If you're wondering what the hell interrailing is then allow us to blow your mind.
EURail and Interrail are joint companies that supply train passes, which allow you to travel on most trains in up to 30 countries across Europe.The prices are a bit higher if you're from outside Europe but overall for what you can do with it it's worth every penny!
Depending on how many countries you want the pass to cover and how long you want the pass to last will alter the cost of the pass.
Below is a rough guide to Global Pass and one country pass prices.
(Please note: the prices below were correct at the time of publication and are only applicable to the youth passes for people aged 12 - 25. This information may be subject to change.)
Interrail Global Pass
5 Days in 10 Days £158
10 Days in 22 Days £231
15 Days £267
22 Days £295
1 Month £379
EURail Global Pass (23 Countries)
10 Days in 2 Months €435 ($595 USD)
15 Days in 2 Months €571 ($782 USD)
15 Days €369 ($505 USD)
21 Days €476 ($652 USD)
1 Month €586 ($802 USD)
2 Months €825 ($1,130 USD)
3 Months €1,018 ($1, 394 USD)
Interrail One Country Pass (23 Countries)
3 Days in 1 Month From £34
4 Days in 1 Month From £47
6 Days in 1 Month From £66
8 Days in 1 Month From £74
EURail One Country Pass (23 Countries)
3 Days in 1 Month From €37 ($50 USD)
4 Days in 1 Month From €52 ($71 USD)
6 Days in 1 Month From €73 ($100 USD)
8 Days in 1 Month From €88 ($120 USD)
Who needs plans? You just want to go and explore! So you buy yourself a pass, pick a date to leave, grab your toothbrush (and bank card) and off you go!
You hunt around in each place you visit to find yourself a hotel/hostel/ campsite with room, and you pick your next destination as you're about to leave!
Warning: this type of interrailing is not for the obsessive compulsives among us. Even with all the technology on our sides these days, the thought of having to change plans at the very last minute because of nowhere to stay is enough to cause severe distress amongst planners.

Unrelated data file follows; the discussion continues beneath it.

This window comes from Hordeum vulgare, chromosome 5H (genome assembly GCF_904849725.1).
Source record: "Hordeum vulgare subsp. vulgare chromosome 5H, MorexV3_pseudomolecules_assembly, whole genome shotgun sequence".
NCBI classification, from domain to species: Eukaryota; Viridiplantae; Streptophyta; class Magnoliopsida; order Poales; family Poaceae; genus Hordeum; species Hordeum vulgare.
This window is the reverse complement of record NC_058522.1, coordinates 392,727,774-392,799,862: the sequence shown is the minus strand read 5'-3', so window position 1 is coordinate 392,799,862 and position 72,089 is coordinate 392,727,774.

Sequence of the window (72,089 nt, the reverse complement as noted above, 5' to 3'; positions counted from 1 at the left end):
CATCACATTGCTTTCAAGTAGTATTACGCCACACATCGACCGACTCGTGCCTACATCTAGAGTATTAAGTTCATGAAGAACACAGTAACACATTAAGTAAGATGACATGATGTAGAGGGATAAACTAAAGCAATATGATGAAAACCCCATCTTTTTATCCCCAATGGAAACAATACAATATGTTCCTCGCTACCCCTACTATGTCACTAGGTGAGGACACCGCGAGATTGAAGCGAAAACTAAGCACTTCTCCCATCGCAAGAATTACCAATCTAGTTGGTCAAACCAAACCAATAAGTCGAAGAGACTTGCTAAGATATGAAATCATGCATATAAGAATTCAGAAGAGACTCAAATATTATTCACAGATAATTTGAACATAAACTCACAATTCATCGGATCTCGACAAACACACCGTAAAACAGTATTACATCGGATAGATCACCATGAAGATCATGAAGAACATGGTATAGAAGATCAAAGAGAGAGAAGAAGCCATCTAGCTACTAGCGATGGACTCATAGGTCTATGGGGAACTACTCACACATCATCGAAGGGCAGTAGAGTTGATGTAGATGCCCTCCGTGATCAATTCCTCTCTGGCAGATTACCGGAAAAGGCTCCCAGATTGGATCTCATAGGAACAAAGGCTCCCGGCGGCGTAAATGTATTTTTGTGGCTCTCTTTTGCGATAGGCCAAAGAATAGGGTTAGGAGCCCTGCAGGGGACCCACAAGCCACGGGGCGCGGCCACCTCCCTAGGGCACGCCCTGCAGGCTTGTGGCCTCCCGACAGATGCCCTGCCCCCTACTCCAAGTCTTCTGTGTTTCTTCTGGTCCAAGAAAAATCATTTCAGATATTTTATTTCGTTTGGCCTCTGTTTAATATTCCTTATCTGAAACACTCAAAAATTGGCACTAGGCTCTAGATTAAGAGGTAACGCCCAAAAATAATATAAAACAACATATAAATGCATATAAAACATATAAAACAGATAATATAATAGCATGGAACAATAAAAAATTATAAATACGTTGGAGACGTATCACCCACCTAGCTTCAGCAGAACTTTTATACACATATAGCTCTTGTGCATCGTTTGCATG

In terms of preparation there isn't much needed for this sort of trip. In fact, that's kind of the point!
You know what to pack and how to stay safe and the rest is down to you. Go be spontaneous!
Much like option one, you need to know how to stay safe and pack a backpack before you leave... but that's about it in terms of similarities.
This sort of interrailing takes a little more research and a lot more pre-booking, as you need to book any places you'd like to stay, or popular things you might want to do, ahead of time.
Luckily, us here at TrainTreks did it exactly like this and now we know all the dos and don'ts, ups and downs, ins and outs, pros and cons... you get the picture. So now all you travellers who like a bit of planning (or just want to know what the hell you're doing) have an outlet for your panic and a place to find some answers.
So, to summarise, interrailing is basically hopping on and off all different types of trains and waking up in all different sorts of countries. Not your average day at the office.
How exactly do you plan an interrailing trip like this, we hear you wondering? Use out guide on How To Plan